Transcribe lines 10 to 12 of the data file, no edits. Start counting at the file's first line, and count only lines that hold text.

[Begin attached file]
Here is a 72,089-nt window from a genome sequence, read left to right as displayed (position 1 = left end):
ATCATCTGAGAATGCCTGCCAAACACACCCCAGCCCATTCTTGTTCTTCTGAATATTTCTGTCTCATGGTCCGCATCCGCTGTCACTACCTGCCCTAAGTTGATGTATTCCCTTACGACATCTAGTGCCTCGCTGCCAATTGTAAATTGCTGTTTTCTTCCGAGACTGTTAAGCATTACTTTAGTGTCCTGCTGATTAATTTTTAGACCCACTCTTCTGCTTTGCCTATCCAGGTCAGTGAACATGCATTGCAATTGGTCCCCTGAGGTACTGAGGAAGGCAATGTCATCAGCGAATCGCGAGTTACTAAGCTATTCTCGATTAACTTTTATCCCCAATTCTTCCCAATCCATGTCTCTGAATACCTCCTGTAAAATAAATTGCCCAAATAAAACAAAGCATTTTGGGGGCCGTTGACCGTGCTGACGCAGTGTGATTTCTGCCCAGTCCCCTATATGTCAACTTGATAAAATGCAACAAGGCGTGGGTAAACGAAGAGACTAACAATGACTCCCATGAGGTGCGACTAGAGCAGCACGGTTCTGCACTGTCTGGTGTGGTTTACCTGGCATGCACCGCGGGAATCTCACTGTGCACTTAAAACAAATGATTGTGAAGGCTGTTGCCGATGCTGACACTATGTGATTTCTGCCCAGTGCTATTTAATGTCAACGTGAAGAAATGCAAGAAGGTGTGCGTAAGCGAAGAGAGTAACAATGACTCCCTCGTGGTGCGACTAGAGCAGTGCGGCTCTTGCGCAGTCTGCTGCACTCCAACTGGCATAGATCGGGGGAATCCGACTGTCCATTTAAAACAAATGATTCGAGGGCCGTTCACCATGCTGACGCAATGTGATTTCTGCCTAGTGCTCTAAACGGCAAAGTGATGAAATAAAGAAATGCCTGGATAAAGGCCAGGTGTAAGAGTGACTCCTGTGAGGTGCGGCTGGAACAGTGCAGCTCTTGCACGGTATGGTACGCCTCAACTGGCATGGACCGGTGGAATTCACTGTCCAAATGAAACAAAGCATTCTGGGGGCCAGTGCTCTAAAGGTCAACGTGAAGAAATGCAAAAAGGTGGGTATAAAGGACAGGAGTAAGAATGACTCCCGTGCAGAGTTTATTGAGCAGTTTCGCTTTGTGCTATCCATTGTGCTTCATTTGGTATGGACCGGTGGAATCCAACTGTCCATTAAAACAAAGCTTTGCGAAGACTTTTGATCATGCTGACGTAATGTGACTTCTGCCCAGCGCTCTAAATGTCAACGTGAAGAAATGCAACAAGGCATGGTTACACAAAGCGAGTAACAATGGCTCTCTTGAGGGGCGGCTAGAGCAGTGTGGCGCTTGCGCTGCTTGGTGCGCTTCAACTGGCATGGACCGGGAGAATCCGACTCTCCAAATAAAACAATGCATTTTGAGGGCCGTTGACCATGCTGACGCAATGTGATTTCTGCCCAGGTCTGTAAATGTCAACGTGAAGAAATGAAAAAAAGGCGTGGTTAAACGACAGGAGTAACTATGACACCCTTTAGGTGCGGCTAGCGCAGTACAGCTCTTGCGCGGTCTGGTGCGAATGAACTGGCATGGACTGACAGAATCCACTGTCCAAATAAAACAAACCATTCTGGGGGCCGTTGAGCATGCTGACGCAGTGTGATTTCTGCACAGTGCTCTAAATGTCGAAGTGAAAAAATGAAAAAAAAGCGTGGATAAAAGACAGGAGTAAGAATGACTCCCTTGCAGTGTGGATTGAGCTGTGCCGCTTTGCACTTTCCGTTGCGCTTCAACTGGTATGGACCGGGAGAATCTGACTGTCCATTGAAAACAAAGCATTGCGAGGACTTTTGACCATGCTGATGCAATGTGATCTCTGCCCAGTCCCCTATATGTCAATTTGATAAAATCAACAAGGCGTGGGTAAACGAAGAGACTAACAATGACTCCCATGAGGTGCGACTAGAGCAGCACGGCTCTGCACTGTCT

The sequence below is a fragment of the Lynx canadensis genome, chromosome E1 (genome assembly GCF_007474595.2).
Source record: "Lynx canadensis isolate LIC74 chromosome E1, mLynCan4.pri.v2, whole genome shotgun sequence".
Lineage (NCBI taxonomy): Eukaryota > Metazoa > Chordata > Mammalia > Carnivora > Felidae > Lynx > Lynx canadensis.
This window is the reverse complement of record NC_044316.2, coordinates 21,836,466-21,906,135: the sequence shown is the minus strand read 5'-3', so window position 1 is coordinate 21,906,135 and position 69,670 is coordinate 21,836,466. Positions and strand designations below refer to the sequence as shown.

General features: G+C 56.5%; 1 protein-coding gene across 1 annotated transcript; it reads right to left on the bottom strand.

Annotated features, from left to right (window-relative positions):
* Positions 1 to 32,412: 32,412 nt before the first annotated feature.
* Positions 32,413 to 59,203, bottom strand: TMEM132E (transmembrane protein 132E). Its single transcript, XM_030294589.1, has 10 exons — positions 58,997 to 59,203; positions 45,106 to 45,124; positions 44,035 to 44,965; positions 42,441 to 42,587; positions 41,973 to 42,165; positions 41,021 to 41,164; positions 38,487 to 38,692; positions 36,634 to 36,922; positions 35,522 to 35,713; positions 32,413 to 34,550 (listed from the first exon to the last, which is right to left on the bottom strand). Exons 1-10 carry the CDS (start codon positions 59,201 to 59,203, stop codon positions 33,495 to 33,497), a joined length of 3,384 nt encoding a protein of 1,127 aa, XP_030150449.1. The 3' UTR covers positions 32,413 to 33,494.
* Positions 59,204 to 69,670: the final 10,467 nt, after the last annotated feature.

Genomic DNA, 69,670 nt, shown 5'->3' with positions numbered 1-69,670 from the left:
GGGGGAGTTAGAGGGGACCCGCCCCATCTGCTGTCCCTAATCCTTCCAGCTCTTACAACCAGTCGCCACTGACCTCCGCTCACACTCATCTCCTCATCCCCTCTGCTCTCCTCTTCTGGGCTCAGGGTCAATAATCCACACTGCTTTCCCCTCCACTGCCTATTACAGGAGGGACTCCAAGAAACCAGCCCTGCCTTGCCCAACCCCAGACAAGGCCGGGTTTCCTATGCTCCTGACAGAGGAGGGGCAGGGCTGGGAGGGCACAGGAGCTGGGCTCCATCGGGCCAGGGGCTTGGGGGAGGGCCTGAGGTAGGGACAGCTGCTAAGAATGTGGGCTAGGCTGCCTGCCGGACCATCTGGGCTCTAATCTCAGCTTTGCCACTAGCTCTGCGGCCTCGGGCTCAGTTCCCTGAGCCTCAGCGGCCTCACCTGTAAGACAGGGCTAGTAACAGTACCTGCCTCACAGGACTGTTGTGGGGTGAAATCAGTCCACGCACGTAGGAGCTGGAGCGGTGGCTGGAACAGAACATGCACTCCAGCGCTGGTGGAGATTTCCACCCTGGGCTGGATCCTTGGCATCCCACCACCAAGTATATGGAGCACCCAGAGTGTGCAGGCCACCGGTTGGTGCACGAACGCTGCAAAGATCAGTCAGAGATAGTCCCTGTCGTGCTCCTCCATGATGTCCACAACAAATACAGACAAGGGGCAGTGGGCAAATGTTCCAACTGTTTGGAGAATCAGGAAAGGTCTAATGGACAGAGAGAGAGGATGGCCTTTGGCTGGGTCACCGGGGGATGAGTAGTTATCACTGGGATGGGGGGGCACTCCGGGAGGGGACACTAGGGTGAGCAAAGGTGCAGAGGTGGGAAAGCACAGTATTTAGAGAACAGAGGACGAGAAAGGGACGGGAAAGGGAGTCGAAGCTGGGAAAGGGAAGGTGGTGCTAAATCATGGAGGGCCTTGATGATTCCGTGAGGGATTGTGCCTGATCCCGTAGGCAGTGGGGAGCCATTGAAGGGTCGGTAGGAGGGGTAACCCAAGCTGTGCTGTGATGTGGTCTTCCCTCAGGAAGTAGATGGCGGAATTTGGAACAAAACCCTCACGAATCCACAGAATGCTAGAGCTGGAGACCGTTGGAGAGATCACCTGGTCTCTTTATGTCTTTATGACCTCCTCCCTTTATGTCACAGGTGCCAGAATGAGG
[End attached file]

* Positions 32,413 to 59,203, bottom strand: TMEM132E (transmembrane protein 132E). Its single transcript, XM_030294589.1, has 10 exons — positions 58,997 to 59,203; positions 45,106 to 45,124; positions 44,035 to 44,965; positions 42,441 to 42,587; positions 41,973 to 42,165; positions 41,021 to 41,164; positions 38,487 to 38,692; positions 36,634 to 36,922; positions 35,522 to 35,713; positions 32,413 to 34,550 (listed from the first exon to the last, which is right to left on the bottom strand). Exons 1-10 carry the CDS (start codon positions 59,201 to 59,203, stop codon positions 33,495 to 33,497), a joined length of 3,384 nt encoding a protein of 1,127 aa, XP_030150449.1. The 3' UTR covers positions 32,413 to 33,494.
* Positions 59,204 to 69,670: the final 10,467 nt, after the last annotated feature.

Genomic DNA, 69,670 nt, shown 5'->3' with positions numbered 1-69,670 from the left: